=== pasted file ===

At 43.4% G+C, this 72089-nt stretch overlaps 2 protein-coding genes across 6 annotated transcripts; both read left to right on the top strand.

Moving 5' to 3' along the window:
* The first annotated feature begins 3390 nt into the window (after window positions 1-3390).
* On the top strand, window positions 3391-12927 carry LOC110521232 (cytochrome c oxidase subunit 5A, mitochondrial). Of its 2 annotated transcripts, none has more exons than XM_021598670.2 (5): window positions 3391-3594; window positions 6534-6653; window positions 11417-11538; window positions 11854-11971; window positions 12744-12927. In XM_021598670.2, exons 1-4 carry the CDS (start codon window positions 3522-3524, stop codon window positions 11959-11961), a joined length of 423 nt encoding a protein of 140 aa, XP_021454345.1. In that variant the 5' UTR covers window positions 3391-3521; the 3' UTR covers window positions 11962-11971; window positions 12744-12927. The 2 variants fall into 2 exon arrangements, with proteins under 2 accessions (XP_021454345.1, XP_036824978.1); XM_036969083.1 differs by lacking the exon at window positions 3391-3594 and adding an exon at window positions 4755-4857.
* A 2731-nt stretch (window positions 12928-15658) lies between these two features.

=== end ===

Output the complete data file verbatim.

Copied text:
At 43.4% G+C, this 72089-nt stretch overlaps 2 protein-coding genes across 6 annotated transcripts; both read left to right on the top strand.

Moving 5' to 3' along the window:
* The first annotated feature begins 3390 nt into the window (after window positions 1-3390).
* On the top strand, window positions 3391-12927 carry LOC110521232 (cytochrome c oxidase subunit 5A, mitochondrial). Of its 2 annotated transcripts, none has more exons than XM_021598670.2 (5): window positions 3391-3594; window positions 6534-6653; window positions 11417-11538; window positions 11854-11971; window positions 12744-12927. In XM_021598670.2, exons 1-4 carry the CDS (start codon window positions 3522-3524, stop codon window positions 11959-11961), a joined length of 423 nt encoding a protein of 140 aa, XP_021454345.1. In that variant the 5' UTR covers window positions 3391-3521; the 3' UTR covers window positions 11962-11971; window positions 12744-12927. The 2 variants fall into 2 exon arrangements, with proteins under 2 accessions (XP_021454345.1, XP_036824978.1); XM_036969083.1 differs by lacking the exon at window positions 3391-3594 and adding an exon at window positions 4755-4857.
* A 2731-nt stretch (window positions 12928-15658) lies between these two features.